Justin: We never break the fourth wall during the show, but we sort of utilize the audience to remind them they are not just there as this passive spectator. For example, during Medda Larkin’s song they get to be participants in her burlesque number. The audience is right there with us during the show.
Kelli: Newsies is based on the 1992 Disney movie and the musical premiered six year ago. Why do you think this show is so popular?
Matt: Newsies is a show that is unique with its high energy dance and a really wonderful storyline. Also, the whole theme of brotherhood is a huge selling point. People can either get lost in the dancing, the set and the music or they can get lost in the storyline of these boys and who they are going to let into their group throughout the show. People root for Katherine, but she is sort of sassy throughout the show, so people wonder if they should be rooting for her or not. Also, Davy comes along and he presents himself as though he is not one of the newsies, he is just there to help support his family. I think the dynamic of it all has people relate to the show.
Kate: I also think there is someone for everyone to understand. There are so my different kind of people in Newsies from so many different backgrounds in this one show. As an audience member you get to look at all these different characters and figure out who you are going to take the journey with.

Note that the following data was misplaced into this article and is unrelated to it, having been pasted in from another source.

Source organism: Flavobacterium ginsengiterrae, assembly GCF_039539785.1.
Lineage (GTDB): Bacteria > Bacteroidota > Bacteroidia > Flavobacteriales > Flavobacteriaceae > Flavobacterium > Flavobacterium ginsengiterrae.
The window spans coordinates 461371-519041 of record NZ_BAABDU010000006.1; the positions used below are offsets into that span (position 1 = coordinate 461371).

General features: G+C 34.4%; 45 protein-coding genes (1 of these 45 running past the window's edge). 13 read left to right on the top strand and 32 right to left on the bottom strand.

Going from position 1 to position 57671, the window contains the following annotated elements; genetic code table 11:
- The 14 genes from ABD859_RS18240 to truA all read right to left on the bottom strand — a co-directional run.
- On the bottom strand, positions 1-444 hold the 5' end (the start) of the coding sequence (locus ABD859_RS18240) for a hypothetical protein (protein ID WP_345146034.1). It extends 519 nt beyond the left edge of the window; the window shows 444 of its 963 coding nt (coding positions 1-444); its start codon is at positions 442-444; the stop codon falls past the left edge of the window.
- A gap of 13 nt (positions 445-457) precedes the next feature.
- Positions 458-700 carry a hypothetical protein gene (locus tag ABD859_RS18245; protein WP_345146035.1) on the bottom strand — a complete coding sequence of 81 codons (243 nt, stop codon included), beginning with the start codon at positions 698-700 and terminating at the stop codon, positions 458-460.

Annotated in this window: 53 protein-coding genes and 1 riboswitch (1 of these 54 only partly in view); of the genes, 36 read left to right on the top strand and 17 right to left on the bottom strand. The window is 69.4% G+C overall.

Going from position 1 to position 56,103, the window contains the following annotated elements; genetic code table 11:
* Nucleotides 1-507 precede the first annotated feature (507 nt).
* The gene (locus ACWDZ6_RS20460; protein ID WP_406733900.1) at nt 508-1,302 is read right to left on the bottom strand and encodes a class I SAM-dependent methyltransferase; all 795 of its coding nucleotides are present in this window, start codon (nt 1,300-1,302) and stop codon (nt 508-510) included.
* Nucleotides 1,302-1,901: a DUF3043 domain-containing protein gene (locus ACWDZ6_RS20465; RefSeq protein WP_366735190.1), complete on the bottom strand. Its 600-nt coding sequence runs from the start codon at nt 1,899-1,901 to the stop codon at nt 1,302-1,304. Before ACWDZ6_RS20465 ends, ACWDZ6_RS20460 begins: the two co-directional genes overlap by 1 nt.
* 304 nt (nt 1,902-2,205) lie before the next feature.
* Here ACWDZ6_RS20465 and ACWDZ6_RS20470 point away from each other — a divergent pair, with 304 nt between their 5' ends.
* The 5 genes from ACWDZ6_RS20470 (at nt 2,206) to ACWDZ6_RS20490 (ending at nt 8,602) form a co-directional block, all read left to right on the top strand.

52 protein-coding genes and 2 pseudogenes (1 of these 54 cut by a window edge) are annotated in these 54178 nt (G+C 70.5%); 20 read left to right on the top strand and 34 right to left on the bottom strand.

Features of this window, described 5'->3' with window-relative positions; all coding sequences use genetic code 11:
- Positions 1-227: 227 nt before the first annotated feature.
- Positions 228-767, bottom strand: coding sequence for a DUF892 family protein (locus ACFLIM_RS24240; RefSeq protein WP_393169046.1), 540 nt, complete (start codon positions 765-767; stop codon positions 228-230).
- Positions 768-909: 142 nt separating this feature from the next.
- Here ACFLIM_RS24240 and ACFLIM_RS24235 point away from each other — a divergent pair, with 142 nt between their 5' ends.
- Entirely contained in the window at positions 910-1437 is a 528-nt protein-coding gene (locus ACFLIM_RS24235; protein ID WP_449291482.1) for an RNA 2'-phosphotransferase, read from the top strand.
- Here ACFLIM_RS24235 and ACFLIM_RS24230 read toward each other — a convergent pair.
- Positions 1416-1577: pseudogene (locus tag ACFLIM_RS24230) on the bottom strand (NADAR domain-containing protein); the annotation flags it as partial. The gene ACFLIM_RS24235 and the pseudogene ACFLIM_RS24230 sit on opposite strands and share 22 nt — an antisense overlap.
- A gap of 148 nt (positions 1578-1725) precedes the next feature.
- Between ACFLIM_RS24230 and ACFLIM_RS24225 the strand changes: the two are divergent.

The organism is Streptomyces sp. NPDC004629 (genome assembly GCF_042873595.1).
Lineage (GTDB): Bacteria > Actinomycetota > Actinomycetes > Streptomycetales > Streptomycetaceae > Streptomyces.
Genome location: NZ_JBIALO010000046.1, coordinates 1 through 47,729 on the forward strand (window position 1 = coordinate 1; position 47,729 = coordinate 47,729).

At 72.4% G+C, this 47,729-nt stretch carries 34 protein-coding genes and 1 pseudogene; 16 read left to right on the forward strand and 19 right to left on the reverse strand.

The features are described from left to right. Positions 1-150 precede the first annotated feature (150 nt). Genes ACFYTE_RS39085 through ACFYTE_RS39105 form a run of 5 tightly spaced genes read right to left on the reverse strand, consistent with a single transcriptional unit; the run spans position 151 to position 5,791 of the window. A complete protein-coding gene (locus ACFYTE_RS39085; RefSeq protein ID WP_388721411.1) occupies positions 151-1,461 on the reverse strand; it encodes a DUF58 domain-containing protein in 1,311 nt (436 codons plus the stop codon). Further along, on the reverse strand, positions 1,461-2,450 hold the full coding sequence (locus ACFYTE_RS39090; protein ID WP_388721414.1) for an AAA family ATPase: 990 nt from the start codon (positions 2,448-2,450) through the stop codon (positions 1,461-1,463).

Justin: One of the reasons this is so popular is the release of the movie, the Gotham film where they taped members of the original cast in California that was released in theatres for a limited engagement made more people familiar with it. Also, Jeremy Jordan has always had this huge following, so people are aware of the show because of him. However, the show was on Broadway and then it toured for a while, so it had the chance to affect all these different places around the country. You also have to look at social media and a lot of the original cast was using social media to promote the show. For instance, people could go look at Tommy Bracco’s [member of original cast] images on Instagram and follow him and like his photos, so a lot of people look at that and feel that he is their friend. We have the ability now to identify with people on social media, so we see what people are doing all the time, and that gives us the illusion that these actors or reality stars are our friends. This show is accessible to a lot of people because of social media, and people are so familiar with this show because of that and that was not the case in many other shows. This show has stayed so relevant, and it still feels topical.